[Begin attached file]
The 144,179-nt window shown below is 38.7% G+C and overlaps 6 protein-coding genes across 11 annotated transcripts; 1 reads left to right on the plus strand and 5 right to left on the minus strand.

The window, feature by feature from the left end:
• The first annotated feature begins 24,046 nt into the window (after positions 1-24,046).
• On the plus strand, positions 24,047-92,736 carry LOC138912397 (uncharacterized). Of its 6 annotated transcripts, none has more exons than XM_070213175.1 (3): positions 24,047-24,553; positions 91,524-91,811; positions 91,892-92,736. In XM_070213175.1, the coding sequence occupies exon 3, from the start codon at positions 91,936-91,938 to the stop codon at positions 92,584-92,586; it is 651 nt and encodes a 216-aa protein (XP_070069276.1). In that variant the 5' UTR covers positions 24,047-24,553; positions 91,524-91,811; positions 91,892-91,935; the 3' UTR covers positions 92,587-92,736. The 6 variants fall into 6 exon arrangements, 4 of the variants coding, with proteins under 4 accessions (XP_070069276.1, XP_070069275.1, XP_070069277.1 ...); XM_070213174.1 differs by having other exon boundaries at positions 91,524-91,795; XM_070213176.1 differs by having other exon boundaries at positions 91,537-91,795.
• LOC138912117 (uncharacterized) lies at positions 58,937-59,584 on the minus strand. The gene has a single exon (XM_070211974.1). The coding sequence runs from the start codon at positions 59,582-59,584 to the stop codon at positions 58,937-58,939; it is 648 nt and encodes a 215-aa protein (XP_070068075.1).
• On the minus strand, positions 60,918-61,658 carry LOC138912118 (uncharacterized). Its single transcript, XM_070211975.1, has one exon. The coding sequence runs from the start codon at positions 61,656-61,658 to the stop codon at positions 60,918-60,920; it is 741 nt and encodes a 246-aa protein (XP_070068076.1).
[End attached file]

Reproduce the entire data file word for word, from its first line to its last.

The 144,179-nt window shown below is 38.7% G+C and overlaps 6 protein-coding genes across 11 annotated transcripts; 1 reads left to right on the plus strand and 5 right to left on the minus strand.

The window, feature by feature from the left end:
• The first annotated feature begins 24,046 nt into the window (after positions 1-24,046).
• On the plus strand, positions 24,047-92,736 carry LOC138912397 (uncharacterized). Of its 6 annotated transcripts, none has more exons than XM_070213175.1 (3): positions 24,047-24,553; positions 91,524-91,811; positions 91,892-92,736. In XM_070213175.1, the coding sequence occupies exon 3, from the start codon at positions 91,936-91,938 to the stop codon at positions 92,584-92,586; it is 651 nt and encodes a 216-aa protein (XP_070069276.1). In that variant the 5' UTR covers positions 24,047-24,553; positions 91,524-91,811; positions 91,892-91,935; the 3' UTR covers positions 92,587-92,736. The 6 variants fall into 6 exon arrangements, 4 of the variants coding, with proteins under 4 accessions (XP_070069276.1, XP_070069275.1, XP_070069277.1 ...); XM_070213174.1 differs by having other exon boundaries at positions 91,524-91,795; XM_070213176.1 differs by having other exon boundaries at positions 91,537-91,795.
• LOC138912117 (uncharacterized) lies at positions 58,937-59,584 on the minus strand. The gene has a single exon (XM_070211974.1). The coding sequence runs from the start codon at positions 59,582-59,584 to the stop codon at positions 58,937-58,939; it is 648 nt and encodes a 215-aa protein (XP_070068075.1).
• On the minus strand, positions 60,918-61,658 carry LOC138912118 (uncharacterized). Its single transcript, XM_070211975.1, has one exon. The coding sequence runs from the start codon at positions 61,656-61,658 to the stop codon at positions 60,918-60,920; it is 741 nt and encodes a 246-aa protein (XP_070068076.1).